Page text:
So, you may wonder why this matters at all. Fair enough. It certainly isn’t to make a major out of a minor. This could easily be perceived as that. But let’s think about names for a minute.When you think of your neighbors that come from other national-contexts (here, I’m assuming you are either American born and/or English-speaking only/primarily), have you ever met someone who had a name that was challenging to pronounce? Perhaps you found such a name difficult to memorize since it was so unfamiliar.
I certainly have. As much as I try, it can be hard to pronounce and remember foreign names.
Paul had a similar situation. He was in a world, much like the North American context, where a great empire had assimilated many cultures (after conquering them, mostly). This forced him to live in 2, if not 3, worlds (perhaps 2.5): his Jewish world, the Greek-speaking Hellenistic world, and the Roman world which had annexed the latter two into their dominion.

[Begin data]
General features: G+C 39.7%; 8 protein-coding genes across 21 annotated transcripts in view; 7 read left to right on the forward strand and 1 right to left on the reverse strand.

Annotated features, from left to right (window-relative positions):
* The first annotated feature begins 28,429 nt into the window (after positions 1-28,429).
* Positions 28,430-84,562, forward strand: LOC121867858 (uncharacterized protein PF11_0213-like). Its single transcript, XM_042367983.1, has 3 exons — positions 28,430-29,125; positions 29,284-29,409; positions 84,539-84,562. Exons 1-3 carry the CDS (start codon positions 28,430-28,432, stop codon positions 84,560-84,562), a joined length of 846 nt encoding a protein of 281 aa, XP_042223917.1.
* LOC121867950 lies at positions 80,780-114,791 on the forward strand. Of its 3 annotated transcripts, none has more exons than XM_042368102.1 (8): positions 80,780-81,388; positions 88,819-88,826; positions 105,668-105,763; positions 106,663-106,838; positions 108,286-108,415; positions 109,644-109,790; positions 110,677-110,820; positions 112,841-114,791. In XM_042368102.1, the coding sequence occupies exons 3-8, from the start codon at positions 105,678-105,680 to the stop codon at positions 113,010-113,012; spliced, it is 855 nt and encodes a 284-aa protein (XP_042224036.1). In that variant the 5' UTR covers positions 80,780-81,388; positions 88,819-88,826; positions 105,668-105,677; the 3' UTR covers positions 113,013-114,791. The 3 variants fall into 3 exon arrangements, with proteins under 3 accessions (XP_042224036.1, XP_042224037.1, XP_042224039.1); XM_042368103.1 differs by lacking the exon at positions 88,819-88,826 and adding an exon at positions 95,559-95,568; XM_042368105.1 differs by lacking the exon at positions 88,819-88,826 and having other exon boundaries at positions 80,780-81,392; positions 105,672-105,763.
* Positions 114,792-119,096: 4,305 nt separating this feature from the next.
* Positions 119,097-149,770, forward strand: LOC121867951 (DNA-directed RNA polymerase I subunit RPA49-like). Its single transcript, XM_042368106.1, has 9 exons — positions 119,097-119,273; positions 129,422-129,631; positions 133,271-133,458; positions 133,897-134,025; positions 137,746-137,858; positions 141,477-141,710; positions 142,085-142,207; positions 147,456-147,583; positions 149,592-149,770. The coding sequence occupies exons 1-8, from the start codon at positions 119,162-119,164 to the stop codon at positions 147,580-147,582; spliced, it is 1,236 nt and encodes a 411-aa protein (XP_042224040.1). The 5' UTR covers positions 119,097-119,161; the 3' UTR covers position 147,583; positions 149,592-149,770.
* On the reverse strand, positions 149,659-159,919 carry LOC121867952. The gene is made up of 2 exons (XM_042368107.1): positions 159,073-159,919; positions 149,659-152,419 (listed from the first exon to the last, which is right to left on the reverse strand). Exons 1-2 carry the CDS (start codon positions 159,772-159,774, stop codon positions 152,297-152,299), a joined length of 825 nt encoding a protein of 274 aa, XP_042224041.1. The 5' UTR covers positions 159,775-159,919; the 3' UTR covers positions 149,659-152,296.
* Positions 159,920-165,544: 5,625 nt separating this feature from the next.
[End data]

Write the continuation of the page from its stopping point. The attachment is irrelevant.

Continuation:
Thus, the Apostle had 3 names (more like 2.5 names):
- Saul: his Hebrew/Aramaic name. The name he most easily recognized and the one that spoke deeply of his Jewish identity. This Jewish teacher took joy in being from the tribe of Benjamin, the same tribe from whom emerged the king he was named after!
- Paul: his Greek name (Paulos) and his Roman name (Paulus). He chose a close “equivalent” to his Jewish name from the known Greco-Roman names of the time.
Paul’s Greco-Roman name was necessary for navigating the world, one where he was forced into a dual identity. This is not unlike your neighbors who might not be US born (or Canada, UK, etc. since I realize that not all of you are from here) who, for similar reasons forgo their cultural story to anglicize their name or choose a completely different one to navigate the tumultuous cultural waters of dominant culture.
Saul’s/Paul’s names speak to a contextual reality: both the power of being named and the dehumanizing forces in our world that seek to un-name people.
I don’t know all of the practical ramifications of this observation, but it should cause us to wonder how the forces of privilege played themselves out against the movement of God in the first century and how similar forces are at work in our own day and age.
Hopefully that gives us all something to think about.
Again, if you want to hear me go deeper on this issue, as well as point to helpful resources on the subject, I invite you to subscribe to The Paulcast itself: iTunes or Google.
Painting: Apostle Paul, by: Jan Lievens (circa 1627-1629)